The crisis at the Christchurch City Council has deepened with news its credit rating has been downgraded.
The downgrade from AA- to A+ on Monday comes on the same day the new Crown manager to oversee the granting of building consents at the council was named as Douglas Martin.
The international credit-rating agency Standard & Poor's says the downgrade is because the council has lost its accreditation to issue building consents, there's a perceived risk of future legal action, and chief executive Tony Marryatt has been placed on indefinite leave.
The downgrade will push up borrowing costs for the council, which is about to embark on a major round of borrowing to help pay for anchor projects and underground infrastructure costing $1.9 billion.
Corporate and financial services committee chairperson Helen Broughton says she's been assured by staff that borrowing costs are not about to increase dramatically but admits the latest news has left her wondering what's next around the corner. She says action is needed to improve the council's performance.
"I think we need a proper investigation by an external person on the building consents failure. I know a lot of councillors are very concerned about it and we feel we've been put in a compromised position ... it's a basic core service of council and this should never have happened."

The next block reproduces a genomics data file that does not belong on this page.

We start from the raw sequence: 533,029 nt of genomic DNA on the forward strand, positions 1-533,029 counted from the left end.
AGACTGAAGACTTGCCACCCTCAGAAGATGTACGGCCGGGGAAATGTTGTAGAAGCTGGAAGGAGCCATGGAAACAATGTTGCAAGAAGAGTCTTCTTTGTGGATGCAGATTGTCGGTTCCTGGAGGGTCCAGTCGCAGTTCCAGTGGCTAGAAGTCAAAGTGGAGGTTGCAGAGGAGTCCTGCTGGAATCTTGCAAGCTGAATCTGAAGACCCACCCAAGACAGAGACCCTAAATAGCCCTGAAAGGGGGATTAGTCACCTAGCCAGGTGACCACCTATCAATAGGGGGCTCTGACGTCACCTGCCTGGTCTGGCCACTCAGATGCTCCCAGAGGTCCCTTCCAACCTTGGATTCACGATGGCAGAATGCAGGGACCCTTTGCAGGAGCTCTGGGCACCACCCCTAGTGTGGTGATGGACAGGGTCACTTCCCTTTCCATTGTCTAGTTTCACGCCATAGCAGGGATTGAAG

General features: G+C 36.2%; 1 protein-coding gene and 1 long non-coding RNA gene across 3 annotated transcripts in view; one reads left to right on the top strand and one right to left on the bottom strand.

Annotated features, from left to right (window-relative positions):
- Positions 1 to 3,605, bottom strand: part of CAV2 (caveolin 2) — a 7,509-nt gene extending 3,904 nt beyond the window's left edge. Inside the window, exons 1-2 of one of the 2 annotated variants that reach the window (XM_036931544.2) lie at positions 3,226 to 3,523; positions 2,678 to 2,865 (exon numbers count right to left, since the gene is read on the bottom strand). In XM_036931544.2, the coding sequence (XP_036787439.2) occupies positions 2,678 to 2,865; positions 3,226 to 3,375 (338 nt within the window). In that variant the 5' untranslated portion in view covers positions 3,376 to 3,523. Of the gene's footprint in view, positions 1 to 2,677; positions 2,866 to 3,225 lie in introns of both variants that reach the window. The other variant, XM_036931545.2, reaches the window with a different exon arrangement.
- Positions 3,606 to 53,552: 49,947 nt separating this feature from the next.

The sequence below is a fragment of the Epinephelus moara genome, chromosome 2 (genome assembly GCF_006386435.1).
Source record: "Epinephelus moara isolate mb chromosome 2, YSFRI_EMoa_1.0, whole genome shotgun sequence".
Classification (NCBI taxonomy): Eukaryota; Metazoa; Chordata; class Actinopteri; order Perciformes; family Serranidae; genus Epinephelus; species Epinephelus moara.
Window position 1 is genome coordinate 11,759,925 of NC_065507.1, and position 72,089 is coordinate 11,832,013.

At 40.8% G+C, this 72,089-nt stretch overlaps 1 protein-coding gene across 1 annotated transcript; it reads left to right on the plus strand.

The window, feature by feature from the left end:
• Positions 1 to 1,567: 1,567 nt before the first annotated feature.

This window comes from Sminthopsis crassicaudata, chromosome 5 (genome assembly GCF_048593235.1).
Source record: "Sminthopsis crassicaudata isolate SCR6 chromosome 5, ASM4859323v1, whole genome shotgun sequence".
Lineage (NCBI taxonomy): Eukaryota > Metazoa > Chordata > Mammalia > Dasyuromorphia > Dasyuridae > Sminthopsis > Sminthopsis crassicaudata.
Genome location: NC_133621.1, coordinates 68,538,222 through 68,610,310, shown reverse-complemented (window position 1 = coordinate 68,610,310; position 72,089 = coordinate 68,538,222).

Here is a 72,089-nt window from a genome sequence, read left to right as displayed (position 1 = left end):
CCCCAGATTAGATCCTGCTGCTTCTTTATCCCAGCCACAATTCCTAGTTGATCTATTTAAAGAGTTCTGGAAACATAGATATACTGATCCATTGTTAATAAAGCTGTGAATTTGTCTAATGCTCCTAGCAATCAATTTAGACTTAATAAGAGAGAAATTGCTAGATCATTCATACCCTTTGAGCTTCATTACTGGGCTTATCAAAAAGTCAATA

New Crown manager
Douglas Martin will begin work in a week's time, on 15 July, and until 31 December 2014 he will oversee the council's building control functions while working to regain its accreditation as a building consent authority.
The Government says he will focus on implementing broad performance improvements.
Earthquake Recovery Minister Gerry Brownlee says Mr Martin is one of New Zealand's most experienced and respected advisers on improving public sector agencies.
Mr Martin has previously worked on reviews of the Canterbury Regional Council's performance and the implementation of NCEA.
The council is continuing to process building consents, despite its accreditation being revoked as of Monday, 8 July, and despite losing its insurance cover for the consents.
International Accreditation New Zealand revoked the accreditation after the council failed to assure it the consents were being issued correctly.
And on Friday, the council's insurer, Riskpool, pulled the professional indemnity cover the council has in case the buildings for which it grants consents are found to have problems.
The council is still registered as a consenting authority and it's understood that any consents issued from now on will simply not carry the same weight they did when the council was accredited.
Any claims against the council will be met out of its own funds instead of through insurance.